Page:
1998-01-01

123

Regulatory Concerns on the In-Containment Water Storage System of the Korean Next Generation Reactor  

Microsoft Academic Search

The in-containment water storage system (IWSS) is a newly adopted system in the design of the Korean Next Generation Reactor (KNGR). It consists of the in-containment refueling water storage tank, holdup volume tank, and cavity flooding system (CFS). The IWSS has the function of steam condensation and heat sink for the steam release from the pressurizer and provides cooling water

Hyung-Joon Ahn; Jae-Hun Lee; Young-Seok Bang; Hho-Jung Kim

2002-01-01

124

Ground-Water Storage in the Johnson Valley Area, San Bernardino County, California.  

National Technical Information Service (NTIS)

The Mojave Water Agency includes several desert basins where ground water in storage is many times as great as the average annual recharge. The Johnson Valley area was evaluated to find (1) the quantity of ground water in storage, (2) the chemical quality...

J. J. French

1978-01-01

125

Influence of fallowing practices on soil water and precipitation storage efficiency in semiarid Aragon (NE Spain)  

Microsoft Academic Search

The use of long fallowing (16–18 months) for soil water conservation has been questioned in semiarid drylands of Central Aragon. We quantify the soil water loss, soil water storage (SWS) and precipitation storage efficiency (PSE) of long fallow under three management systems (conventional tillage; reduced tillage; no-tillage). The precipitation storage efficiency of long fallow relative to short fallow (5–6 months)

D. Moret; J. L. Arrúe; M. V. López; R. Gracia

2006-01-01

126

GRACE water storage estimates for the Middle East and other regions with significant reservoir and lake storage  

NASA Astrophysics Data System (ADS)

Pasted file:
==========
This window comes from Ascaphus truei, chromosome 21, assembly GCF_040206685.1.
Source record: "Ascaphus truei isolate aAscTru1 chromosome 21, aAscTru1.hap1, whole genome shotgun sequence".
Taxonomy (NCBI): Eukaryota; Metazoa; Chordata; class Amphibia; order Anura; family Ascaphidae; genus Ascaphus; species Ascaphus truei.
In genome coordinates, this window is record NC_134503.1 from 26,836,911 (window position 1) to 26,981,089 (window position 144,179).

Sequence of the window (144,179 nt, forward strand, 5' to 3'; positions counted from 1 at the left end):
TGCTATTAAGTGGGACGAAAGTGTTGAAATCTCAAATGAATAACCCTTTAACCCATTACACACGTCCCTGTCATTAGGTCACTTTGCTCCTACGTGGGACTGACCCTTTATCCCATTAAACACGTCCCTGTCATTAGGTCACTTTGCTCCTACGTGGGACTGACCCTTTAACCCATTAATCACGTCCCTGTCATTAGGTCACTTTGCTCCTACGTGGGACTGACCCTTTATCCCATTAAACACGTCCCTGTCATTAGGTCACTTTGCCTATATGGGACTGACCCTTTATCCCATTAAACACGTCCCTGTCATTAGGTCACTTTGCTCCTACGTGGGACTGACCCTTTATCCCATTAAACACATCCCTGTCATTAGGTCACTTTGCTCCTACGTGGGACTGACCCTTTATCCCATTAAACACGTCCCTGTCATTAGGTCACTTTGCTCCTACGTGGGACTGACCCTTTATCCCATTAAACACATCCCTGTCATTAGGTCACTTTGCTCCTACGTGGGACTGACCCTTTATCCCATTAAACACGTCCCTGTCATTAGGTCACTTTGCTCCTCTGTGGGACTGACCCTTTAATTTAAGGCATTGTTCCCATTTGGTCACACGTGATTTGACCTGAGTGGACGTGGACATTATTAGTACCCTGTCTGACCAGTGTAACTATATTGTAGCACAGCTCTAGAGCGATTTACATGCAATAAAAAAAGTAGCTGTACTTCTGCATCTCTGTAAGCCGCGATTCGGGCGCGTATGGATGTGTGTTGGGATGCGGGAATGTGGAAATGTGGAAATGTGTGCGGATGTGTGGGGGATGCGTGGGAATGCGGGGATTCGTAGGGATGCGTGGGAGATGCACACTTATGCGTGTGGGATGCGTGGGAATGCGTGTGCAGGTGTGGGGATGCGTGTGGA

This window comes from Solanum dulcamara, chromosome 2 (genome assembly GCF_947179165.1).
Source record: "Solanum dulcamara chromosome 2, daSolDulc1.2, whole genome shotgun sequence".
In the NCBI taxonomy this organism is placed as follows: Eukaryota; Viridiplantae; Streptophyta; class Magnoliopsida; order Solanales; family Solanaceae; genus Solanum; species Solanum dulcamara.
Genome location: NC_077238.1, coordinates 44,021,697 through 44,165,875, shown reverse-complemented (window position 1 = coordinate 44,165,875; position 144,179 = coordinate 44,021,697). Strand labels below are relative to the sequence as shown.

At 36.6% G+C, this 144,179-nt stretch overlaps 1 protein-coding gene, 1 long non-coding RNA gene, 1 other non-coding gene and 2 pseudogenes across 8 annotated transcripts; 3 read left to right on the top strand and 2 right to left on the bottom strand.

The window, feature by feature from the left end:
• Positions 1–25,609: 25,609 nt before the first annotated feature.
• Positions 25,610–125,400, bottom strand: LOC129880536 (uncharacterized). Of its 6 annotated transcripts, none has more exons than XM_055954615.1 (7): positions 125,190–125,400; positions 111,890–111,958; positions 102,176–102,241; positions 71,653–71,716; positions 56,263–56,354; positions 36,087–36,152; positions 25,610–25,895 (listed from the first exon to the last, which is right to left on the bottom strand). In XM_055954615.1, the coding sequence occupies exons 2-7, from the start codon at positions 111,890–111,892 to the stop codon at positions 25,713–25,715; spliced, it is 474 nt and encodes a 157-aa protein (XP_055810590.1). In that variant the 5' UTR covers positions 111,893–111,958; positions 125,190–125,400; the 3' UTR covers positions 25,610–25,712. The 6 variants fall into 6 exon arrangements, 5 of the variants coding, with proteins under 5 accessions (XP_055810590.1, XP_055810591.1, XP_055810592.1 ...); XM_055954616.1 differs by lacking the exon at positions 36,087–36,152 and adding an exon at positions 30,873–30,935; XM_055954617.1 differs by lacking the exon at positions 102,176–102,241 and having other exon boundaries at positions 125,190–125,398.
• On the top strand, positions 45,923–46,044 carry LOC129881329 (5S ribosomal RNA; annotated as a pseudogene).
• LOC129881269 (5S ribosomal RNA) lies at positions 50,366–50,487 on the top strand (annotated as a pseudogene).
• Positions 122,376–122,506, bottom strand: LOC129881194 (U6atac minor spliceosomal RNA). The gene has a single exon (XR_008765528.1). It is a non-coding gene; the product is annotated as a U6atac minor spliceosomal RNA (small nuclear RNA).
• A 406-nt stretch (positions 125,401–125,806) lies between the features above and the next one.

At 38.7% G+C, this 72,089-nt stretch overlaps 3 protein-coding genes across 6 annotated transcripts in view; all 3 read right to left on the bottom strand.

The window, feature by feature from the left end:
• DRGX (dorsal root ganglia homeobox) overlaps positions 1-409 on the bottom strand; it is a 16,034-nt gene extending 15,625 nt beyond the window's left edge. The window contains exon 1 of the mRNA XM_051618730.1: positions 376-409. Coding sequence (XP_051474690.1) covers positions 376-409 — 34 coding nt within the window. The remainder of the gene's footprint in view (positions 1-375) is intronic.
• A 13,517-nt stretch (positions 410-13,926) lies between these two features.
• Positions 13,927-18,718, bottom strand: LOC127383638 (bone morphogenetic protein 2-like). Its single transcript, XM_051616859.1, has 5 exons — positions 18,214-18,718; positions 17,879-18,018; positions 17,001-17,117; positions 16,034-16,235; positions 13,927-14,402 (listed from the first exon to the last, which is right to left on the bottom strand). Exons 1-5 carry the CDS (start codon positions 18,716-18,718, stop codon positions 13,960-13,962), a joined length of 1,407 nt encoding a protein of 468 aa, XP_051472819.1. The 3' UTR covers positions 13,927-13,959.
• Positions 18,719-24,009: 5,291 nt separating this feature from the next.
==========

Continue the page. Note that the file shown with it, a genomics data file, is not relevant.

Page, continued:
While GRACE (Gravity Recovery and Climate Experiment) satellites are increasingly being used to monitor water storage changes globally, the impact of spatial distribution of water storage within a basin is generally ignored but may be substantial. In many basins, water may be stored in reservoirs, lakes, flooded areas, small aquifer systems, and other localized regions with sizes typically below GRACE resolution. The objective of this study was to assess the impact of non-uniform water storage distribution on GRACE estimates as basin-wide averages, focusing on surface water reservoirs. Analysis included numerical experiments testing the effect of mass size and position within a basin, and application to the Lower Nile (Lake Nasser) and Tigri-Euphrates (TE) basins as examples. Numerical experiments show that by assuming uniform mass distribution, GRACE estimates may under- or over-estimate basin-average water storage by up to a factor of two, depending on reservoir location and extent. Although their spatial extent may be unresolved by GRACE, reservoir storage may dominate in some basins. For example, it accounts for 95% of seasonal variations in the Lower Nile and 10% in the TE basins. Because reservoirs are used to mitigate droughts and buffer against climate extremes, their influence on interannual time scales can be large, for example accounting for 50% of total water storage decline during the 2007-2009 drought in the TE basin. Effects on GRACE estimates are not easily accounted for via simple multiplicative scaling, but in many cases independent information may be available to improve estimates. Accurate estimation of the reservoir contribution is critical, especially when separating groundwater from GRACE total water storage changes. Because the influence of spatially concentrated water storage - and more generally water distribution - is significant, GRACE estimates will be improved when it is possible to combine independent spatial distribution information with GRACE observations, even when reservoir storage is not a major factor. In this regard, data from the upcoming Surface Water Ocean Topography (SWOT) satellite mission should be an especially important companion to GRACE-FO observations.